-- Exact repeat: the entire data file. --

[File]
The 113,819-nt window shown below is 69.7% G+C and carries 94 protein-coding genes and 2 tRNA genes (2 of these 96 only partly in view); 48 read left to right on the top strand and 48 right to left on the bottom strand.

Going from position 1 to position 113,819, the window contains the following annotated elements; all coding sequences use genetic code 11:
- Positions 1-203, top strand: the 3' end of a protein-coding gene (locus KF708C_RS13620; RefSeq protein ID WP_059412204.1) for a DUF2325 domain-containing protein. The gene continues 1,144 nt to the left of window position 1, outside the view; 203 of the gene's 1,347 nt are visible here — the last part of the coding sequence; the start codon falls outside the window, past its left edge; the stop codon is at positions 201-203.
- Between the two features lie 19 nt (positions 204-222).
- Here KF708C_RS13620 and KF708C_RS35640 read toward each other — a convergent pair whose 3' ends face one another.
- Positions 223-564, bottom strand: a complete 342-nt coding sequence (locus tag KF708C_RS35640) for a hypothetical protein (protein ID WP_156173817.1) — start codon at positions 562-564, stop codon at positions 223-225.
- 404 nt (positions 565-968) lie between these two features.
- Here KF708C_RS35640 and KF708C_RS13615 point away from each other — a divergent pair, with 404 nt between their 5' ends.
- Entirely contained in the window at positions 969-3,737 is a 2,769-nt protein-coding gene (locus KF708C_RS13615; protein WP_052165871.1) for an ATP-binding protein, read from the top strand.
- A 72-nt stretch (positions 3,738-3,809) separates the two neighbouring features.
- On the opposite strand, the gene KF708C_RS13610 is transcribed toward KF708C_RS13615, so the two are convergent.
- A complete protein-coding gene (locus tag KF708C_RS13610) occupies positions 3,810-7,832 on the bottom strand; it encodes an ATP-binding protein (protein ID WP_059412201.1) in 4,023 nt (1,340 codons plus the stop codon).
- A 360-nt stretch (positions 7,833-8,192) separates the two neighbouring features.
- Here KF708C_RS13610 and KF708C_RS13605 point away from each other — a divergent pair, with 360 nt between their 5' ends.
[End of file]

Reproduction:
The 113,819-nt window shown below is 69.7% G+C and carries 94 protein-coding genes and 2 tRNA genes (2 of these 96 only partly in view); 48 read left to right on the top strand and 48 right to left on the bottom strand.

Going from position 1 to position 113,819, the window contains the following annotated elements; all coding sequences use genetic code 11:
- Positions 1-203, top strand: the 3' end of a protein-coding gene (locus KF708C_RS13620; RefSeq protein ID WP_059412204.1) for a DUF2325 domain-containing protein. The gene continues 1,144 nt to the left of window position 1, outside the view; 203 of the gene's 1,347 nt are visible here — the last part of the coding sequence; the start codon falls outside the window, past its left edge; the stop codon is at positions 201-203.
- Between the two features lie 19 nt (positions 204-222).
- Here KF708C_RS13620 and KF708C_RS35640 read toward each other — a convergent pair whose 3' ends face one another.
- Positions 223-564, bottom strand: a complete 342-nt coding sequence (locus tag KF708C_RS35640) for a hypothetical protein (protein ID WP_156173817.1) — start codon at positions 562-564, stop codon at positions 223-225.
- 404 nt (positions 565-968) lie between these two features.
- Here KF708C_RS35640 and KF708C_RS13615 point away from each other — a divergent pair, with 404 nt between their 5' ends.
- Entirely contained in the window at positions 969-3,737 is a 2,769-nt protein-coding gene (locus KF708C_RS13615; protein WP_052165871.1) for an ATP-binding protein, read from the top strand.
- A 72-nt stretch (positions 3,738-3,809) separates the two neighbouring features.
- On the opposite strand, the gene KF708C_RS13610 is transcribed toward KF708C_RS13615, so the two are convergent.
- A complete protein-coding gene (locus tag KF708C_RS13610) occupies positions 3,810-7,832 on the bottom strand; it encodes an ATP-binding protein (protein ID WP_059412201.1) in 4,023 nt (1,340 codons plus the stop codon).
- A 360-nt stretch (positions 7,833-8,192) separates the two neighbouring features.
- Here KF708C_RS13610 and KF708C_RS13605 point away from each other — a divergent pair, with 360 nt between their 5' ends.